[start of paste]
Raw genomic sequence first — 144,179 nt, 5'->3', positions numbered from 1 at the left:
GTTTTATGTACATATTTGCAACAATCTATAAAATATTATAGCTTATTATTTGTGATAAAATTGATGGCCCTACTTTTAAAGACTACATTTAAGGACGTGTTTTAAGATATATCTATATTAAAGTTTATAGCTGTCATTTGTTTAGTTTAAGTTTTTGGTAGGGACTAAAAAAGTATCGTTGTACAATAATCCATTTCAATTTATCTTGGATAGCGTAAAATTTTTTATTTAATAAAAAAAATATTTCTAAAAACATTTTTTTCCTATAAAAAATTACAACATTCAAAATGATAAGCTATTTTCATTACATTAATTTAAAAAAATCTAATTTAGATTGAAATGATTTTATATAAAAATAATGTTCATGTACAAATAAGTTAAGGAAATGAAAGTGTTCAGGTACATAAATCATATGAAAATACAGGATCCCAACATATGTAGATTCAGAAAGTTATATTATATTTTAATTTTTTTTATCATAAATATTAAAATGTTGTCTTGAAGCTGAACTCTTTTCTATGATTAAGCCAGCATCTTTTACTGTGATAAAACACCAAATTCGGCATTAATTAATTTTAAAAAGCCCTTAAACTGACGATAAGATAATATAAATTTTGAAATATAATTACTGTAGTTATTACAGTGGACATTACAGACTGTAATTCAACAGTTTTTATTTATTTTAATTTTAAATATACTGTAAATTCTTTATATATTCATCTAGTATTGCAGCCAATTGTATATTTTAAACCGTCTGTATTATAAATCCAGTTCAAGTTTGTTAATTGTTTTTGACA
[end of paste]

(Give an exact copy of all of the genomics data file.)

Raw genomic sequence first — 144,179 nt, 5'->3', positions numbered from 1 at the left:
GTTTTATGTACATATTTGCAACAATCTATAAAATATTATAGCTTATTATTTGTGATAAAATTGATGGCCCTACTTTTAAAGACTACATTTAAGGACGTGTTTTAAGATATATCTATATTAAAGTTTATAGCTGTCATTTGTTTAGTTTAAGTTTTTGGTAGGGACTAAAAAAGTATCGTTGTACAATAATCCATTTCAATTTATCTTGGATAGCGTAAAATTTTTTATTTAATAAAAAAAATATTTCTAAAAACATTTTTTTCCTATAAAAAATTACAACATTCAAAATGATAAGCTATTTTCATTACATTAATTTAAAAAAATCTAATTTAGATTGAAATGATTTTATATAAAAATAATGTTCATGTACAAATAAGTTAAGGAAATGAAAGTGTTCAGGTACATAAATCATATGAAAATACAGGATCCCAACATATGTAGATTCAGAAAGTTATATTATATTTTAATTTTTTTTATCATAAATATTAAAATGTTGTCTTGAAGCTGAACTCTTTTCTATGATTAAGCCAGCATCTTTTACTGTGATAAAACACCAAATTCGGCATTAATTAATTTTAAAAAGCCCTTAAACTGACGATAAGATAATATAAATTTTGAAATATAATTACTGTAGTTATTACAGTGGACATTACAGACTGTAATTCAACAGTTTTTATTTATTTTAATTTTAAATATACTGTAAATTCTTTATATATTCATCTAGTATTGCAGCCAATTGTATATTTTAAACCGTCTGTATTATAAATCCAGTTCAAGTTTGTTAATTGTTTTTGACA